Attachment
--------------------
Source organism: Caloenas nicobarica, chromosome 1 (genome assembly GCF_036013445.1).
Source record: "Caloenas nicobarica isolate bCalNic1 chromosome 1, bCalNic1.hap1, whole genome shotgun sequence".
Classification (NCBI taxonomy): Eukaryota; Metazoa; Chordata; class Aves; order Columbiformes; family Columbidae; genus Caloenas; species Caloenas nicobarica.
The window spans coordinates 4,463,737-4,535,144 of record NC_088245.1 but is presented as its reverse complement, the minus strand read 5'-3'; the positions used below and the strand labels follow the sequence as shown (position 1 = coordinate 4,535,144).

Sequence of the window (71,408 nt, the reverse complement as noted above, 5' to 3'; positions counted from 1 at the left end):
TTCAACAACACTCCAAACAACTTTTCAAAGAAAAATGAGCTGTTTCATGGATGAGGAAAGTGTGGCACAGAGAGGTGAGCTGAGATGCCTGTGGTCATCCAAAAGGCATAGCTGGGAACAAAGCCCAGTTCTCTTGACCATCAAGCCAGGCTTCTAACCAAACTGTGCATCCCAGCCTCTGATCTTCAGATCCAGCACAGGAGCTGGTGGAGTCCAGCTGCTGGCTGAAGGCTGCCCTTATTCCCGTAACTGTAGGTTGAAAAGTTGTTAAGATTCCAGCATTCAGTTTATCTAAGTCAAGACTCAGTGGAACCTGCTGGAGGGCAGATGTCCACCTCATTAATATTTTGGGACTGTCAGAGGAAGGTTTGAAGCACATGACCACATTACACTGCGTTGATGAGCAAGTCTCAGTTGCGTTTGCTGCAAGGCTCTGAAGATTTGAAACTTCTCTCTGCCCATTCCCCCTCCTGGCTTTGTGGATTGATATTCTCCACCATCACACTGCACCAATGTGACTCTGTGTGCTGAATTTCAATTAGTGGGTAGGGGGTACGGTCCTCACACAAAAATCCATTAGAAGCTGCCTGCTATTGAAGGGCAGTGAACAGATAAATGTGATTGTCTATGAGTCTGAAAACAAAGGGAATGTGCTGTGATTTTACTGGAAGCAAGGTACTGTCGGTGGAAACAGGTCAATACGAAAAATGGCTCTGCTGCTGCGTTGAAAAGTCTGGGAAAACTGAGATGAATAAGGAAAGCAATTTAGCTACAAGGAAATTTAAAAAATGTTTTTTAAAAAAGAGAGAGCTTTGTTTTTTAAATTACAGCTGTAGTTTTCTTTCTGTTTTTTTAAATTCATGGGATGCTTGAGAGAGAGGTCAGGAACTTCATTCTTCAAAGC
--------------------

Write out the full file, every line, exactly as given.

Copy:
Source organism: Caloenas nicobarica, chromosome 1 (genome assembly GCF_036013445.1).
Source record: "Caloenas nicobarica isolate bCalNic1 chromosome 1, bCalNic1.hap1, whole genome shotgun sequence".
Classification (NCBI taxonomy): Eukaryota; Metazoa; Chordata; class Aves; order Columbiformes; family Columbidae; genus Caloenas; species Caloenas nicobarica.
The window spans coordinates 4,463,737-4,535,144 of record NC_088245.1 but is presented as its reverse complement, the minus strand read 5'-3'; the positions used below and the strand labels follow the sequence as shown (position 1 = coordinate 4,535,144).

Sequence of the window (71,408 nt, the reverse complement as noted above, 5' to 3'; positions counted from 1 at the left end):
TTCAACAACACTCCAAACAACTTTTCAAAGAAAAATGAGCTGTTTCATGGATGAGGAAAGTGTGGCACAGAGAGGTGAGCTGAGATGCCTGTGGTCATCCAAAAGGCATAGCTGGGAACAAAGCCCAGTTCTCTTGACCATCAAGCCAGGCTTCTAACCAAACTGTGCATCCCAGCCTCTGATCTTCAGATCCAGCACAGGAGCTGGTGGAGTCCAGCTGCTGGCTGAAGGCTGCCCTTATTCCCGTAACTGTAGGTTGAAAAGTTGTTAAGATTCCAGCATTCAGTTTATCTAAGTCAAGACTCAGTGGAACCTGCTGGAGGGCAGATGTCCACCTCATTAATATTTTGGGACTGTCAGAGGAAGGTTTGAAGCACATGACCACATTACACTGCGTTGATGAGCAAGTCTCAGTTGCGTTTGCTGCAAGGCTCTGAAGATTTGAAACTTCTCTCTGCCCATTCCCCCTCCTGGCTTTGTGGATTGATATTCTCCACCATCACACTGCACCAATGTGACTCTGTGTGCTGAATTTCAATTAGTGGGTAGGGGGTACGGTCCTCACACAAAAATCCATTAGAAGCTGCCTGCTATTGAAGGGCAGTGAACAGATAAATGTGATTGTCTATGAGTCTGAAAACAAAGGGAATGTGCTGTGATTTTACTGGAAGCAAGGTACTGTCGGTGGAAACAGGTCAATACGAAAAATGGCTCTGCTGCTGCGTTGAAAAGTCTGGGAAAACTGAGATGAATAAGGAAAGCAATTTAGCTACAAGGAAATTTAAAAAATGTTTTTTAAAAAAGAGAGAGCTTTGTTTTTTAAATTACAGCTGTAGTTTTCTTTCTGTTTTTTTAAATTCATGGGATGCTTGAGAGAGAGGTCAGGAACTTCATTCTTCAAAGC